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Jamaica Health Tips Blog

May 2012

Health and Safety in Early Childhood Institutions

It’s that time of the year again when all eyes are focus on our children, May as we know it to be in Jamaica as“Child’s Month”. So as we look forward to that time it’s imperative that we the team at Jamaica Health Tips Online focus your attention on a very critical topic which is generally taken for granted. This is the health and safety of our children in early childhood institutions. Early Childhood Institution according to the Early Childhood Regulation 2005 means; a place that care for four are more children under theage of six years for more than six hours a day.
 
 These institutions include daycare centres, basic schools, infants’ schools pre-schools and kindergartens.Almost all Jamaican infants attend an early childhood institution in the first years of their lives; hence it’s very important that they are safe and healthy during their stay. Hence here are a few things to take note of when leaving your children at these institutions.
The infrastructure must be secure and sturdy, weather tight to protect infants from rain and sun, adequately lit and ventilated and lastly floors and food contact surfaces (counters) should be repair to facilitate easy cleaning and a smooth finish e.g. tiles.
 
They should be supplied with water from a reputable source such as the National Water commission. This is to ensure that the water use for drinking is safe and adequate. 
 
The premises should be equipped with garbage receptacles that meets public health standard to ensure that the waste is stored proper stored for collection by the National solid waste agency or other approved agencies. This will prevent fly breeding and other pests and rodents proliferation which may lead to serious health implications.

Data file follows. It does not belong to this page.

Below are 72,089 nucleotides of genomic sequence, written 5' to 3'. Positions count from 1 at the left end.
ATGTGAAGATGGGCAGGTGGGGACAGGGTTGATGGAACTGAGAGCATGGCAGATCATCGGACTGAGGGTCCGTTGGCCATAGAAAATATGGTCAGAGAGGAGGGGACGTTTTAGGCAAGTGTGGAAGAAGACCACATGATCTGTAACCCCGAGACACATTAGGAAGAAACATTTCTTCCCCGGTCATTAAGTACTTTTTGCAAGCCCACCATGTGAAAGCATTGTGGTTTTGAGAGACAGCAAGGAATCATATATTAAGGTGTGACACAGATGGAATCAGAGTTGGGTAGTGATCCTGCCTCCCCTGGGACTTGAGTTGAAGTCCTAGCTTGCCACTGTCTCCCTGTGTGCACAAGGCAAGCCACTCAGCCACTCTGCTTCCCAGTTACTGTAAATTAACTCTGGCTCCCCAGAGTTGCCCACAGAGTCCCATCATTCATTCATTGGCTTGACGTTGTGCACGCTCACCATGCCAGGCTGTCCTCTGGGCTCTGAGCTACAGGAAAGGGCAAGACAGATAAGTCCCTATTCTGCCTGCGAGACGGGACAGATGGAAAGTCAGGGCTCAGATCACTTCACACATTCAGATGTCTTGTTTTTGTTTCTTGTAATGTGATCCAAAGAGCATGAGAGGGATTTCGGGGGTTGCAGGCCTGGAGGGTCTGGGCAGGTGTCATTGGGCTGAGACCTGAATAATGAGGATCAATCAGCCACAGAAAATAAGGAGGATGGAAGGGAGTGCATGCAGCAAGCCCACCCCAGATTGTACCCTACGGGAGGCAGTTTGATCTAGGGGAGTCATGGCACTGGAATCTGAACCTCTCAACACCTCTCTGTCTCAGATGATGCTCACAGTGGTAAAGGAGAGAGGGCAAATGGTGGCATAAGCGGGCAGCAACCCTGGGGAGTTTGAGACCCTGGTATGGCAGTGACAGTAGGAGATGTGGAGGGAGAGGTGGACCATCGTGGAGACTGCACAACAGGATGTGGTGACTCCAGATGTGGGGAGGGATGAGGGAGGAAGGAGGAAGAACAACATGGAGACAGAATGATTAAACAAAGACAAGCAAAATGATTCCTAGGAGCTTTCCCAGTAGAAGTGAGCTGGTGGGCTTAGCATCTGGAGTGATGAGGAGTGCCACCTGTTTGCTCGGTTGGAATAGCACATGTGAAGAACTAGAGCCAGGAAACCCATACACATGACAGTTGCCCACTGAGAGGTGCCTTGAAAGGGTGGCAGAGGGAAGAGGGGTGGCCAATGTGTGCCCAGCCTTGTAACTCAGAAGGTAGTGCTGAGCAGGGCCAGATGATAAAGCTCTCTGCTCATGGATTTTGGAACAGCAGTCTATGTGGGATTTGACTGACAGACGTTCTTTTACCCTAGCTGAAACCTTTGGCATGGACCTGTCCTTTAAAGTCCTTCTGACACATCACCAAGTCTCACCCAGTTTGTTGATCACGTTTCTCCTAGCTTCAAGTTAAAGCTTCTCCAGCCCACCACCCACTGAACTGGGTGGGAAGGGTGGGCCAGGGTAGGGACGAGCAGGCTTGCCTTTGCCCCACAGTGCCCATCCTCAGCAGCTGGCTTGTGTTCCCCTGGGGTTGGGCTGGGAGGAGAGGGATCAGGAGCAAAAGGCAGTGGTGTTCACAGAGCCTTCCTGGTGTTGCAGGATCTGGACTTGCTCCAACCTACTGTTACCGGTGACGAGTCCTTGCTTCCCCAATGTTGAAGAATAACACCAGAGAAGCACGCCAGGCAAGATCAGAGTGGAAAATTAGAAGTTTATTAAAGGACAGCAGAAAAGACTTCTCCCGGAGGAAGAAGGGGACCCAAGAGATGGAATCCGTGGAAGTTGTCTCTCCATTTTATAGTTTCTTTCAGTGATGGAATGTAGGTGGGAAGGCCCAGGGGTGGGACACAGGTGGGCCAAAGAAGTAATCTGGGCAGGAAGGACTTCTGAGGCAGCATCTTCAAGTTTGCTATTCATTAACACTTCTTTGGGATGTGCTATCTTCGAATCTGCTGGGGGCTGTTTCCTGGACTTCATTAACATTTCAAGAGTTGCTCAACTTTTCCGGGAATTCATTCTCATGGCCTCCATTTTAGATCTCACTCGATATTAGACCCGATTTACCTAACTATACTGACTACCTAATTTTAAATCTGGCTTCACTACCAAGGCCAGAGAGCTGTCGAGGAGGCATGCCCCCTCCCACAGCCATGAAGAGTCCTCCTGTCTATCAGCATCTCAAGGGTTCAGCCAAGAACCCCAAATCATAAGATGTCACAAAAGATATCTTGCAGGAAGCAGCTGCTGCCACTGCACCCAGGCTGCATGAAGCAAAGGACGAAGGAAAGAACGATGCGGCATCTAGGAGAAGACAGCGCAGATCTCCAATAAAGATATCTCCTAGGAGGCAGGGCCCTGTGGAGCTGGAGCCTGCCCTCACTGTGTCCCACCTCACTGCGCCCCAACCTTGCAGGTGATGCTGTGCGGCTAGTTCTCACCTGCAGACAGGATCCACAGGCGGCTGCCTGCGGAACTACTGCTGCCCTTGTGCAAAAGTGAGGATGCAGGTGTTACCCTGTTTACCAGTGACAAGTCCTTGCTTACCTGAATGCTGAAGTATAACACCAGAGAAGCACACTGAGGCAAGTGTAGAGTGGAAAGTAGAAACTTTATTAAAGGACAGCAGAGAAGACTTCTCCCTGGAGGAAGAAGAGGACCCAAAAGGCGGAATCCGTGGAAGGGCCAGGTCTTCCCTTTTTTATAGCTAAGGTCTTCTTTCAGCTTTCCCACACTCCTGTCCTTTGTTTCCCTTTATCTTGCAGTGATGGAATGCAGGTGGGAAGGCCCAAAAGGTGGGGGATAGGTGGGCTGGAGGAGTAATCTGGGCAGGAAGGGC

The physical layout ofthe premises should be of such that children have adequate play space in andout the building. The should always be on the ground floor, away from latchgates and items that may be harmful to them such as pointed edges, chemicalsetc. The premises should consist of a sick bay, changing, feeding and sleeping area and this is based on the number of infants. 
 
Toilet facility must be provided for both staff and children. One toilet facility for every 20 children and one face basin for every 40 children. These should be the height of a wheelchair so children can comfortably access them.
 
 As parents we should provide the child’s immunization card and other records to prove your child’s well being before he or she is accepted into the institution.
 
 Staff and children should wash hands regularly, especially after using the toilet facility and before eating and preparing food.
 
 Children should not be allowed to share toys that can be place in the mouth. Most importantly these toys should be washed and disinfected on a regular basis.
 
 All cribs sheets,pillow slips, beddings and equipment should be washed and disinfected at least once per week.
 
 The facility should be equipped with a fully supplied first aid kit, contact to a health facility andfire extinguishers in case of an emergency.
 
 Most importantly the facility should have sufficient staffing to adequately and comfortably attend to each child.
 
Children under 1yr – 1 staff to 5 children
 
Children 1-2 -1staff to 8 children and
 
Children 3-5 – 1staff to 10 children
 
Staff should be ingood mental, physical health, sound and good moral ethics with no prove of any criminal records.
 
Our children are our future; hence we need to protect them today so they will grow to be strong and health leaders of tomorrow. We urge every adult to help a child this child’s month. For more information on ECI you can always visit the Early childhood Commission website.